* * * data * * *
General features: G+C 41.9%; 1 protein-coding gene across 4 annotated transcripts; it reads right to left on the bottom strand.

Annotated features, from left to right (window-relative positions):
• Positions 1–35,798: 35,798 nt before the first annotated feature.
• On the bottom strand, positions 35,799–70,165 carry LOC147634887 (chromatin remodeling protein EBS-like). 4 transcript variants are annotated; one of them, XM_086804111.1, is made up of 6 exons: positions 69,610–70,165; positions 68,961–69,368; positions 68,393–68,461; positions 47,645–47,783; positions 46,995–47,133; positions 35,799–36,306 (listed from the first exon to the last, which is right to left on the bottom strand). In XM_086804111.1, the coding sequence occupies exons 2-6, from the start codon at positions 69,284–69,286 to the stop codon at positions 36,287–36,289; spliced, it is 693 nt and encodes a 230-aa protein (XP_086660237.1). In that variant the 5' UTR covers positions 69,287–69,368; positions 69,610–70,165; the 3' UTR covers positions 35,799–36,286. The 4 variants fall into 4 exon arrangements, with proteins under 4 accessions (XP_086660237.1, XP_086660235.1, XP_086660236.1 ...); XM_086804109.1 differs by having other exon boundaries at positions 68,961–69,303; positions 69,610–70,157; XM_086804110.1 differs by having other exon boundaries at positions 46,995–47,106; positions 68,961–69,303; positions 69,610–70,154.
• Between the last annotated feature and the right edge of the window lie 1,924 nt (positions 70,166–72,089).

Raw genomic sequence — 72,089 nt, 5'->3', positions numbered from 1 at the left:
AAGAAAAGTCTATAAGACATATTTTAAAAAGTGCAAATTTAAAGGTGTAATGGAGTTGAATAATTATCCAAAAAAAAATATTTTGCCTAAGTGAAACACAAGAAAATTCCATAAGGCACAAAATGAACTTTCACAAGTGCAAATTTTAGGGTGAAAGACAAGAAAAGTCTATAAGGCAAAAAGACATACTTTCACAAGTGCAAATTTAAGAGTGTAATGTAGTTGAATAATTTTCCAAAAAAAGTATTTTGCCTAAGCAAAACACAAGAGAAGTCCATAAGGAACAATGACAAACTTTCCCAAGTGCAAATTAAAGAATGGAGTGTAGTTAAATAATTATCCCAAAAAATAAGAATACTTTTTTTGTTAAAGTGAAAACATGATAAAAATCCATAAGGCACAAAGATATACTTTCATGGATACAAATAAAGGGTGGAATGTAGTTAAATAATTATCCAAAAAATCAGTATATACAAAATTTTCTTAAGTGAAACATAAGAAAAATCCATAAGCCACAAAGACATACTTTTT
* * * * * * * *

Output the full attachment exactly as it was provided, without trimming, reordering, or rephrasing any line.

General features: G+C 41.9%; 1 protein-coding gene across 4 annotated transcripts; it reads right to left on the bottom strand.

Annotated features, from left to right (window-relative positions):
• Positions 1–35,798: 35,798 nt before the first annotated feature.
• On the bottom strand, positions 35,799–70,165 carry LOC147634887 (chromatin remodeling protein EBS-like). 4 transcript variants are annotated; one of them, XM_086804111.1, is made up of 6 exons: positions 69,610–70,165; positions 68,961–69,368; positions 68,393–68,461; positions 47,645–47,783; positions 46,995–47,133; positions 35,799–36,306 (listed from the first exon to the last, which is right to left on the bottom strand). In XM_086804111.1, the coding sequence occupies exons 2-6, from the start codon at positions 69,284–69,286 to the stop codon at positions 36,287–36,289; spliced, it is 693 nt and encodes a 230-aa protein (XP_086660237.1). In that variant the 5' UTR covers positions 69,287–69,368; positions 69,610–70,165; the 3' UTR covers positions 35,799–36,286. The 4 variants fall into 4 exon arrangements, with proteins under 4 accessions (XP_086660237.1, XP_086660235.1, XP_086660236.1 ...); XM_086804109.1 differs by having other exon boundaries at positions 68,961–69,303; positions 69,610–70,157; XM_086804110.1 differs by having other exon boundaries at positions 46,995–47,106; positions 68,961–69,303; positions 69,610–70,154.
• Between the last annotated feature and the right edge of the window lie 1,924 nt (positions 70,166–72,089).

Raw genomic sequence — 72,089 nt, 5'->3', positions numbered from 1 at the left:
AAGAAAAGTCTATAAGACATATTTTAAAAAGTGCAAATTTAAAGGTGTAATGGAGTTGAATAATTATCCAAAAAAAAATATTTTGCCTAAGTGAAACACAAGAAAATTCCATAAGGCACAAAATGAACTTTCACAAGTGCAAATTTTAGGGTGAAAGACAAGAAAAGTCTATAAGGCAAAAAGACATACTTTCACAAGTGCAAATTTAAGAGTGTAATGTAGTTGAATAATTTTCCAAAAAAAGTATTTTGCCTAAGCAAAACACAAGAGAAGTCCATAAGGAACAATGACAAACTTTCCCAAGTGCAAATTAAAGAATGGAGTGTAGTTAAATAATTATCCCAAAAAATAAGAATACTTTTTTTGTTAAAGTGAAAACATGATAAAAATCCATAAGGCACAAAGATATACTTTCATGGATACAAATAAAGGGTGGAATGTAGTTAAATAATTATCCAAAAAATCAGTATATACAAAATTTTCTTAAGTGAAACATAAGAAAAATCCATAAGCCACAAAGACATACTTTTT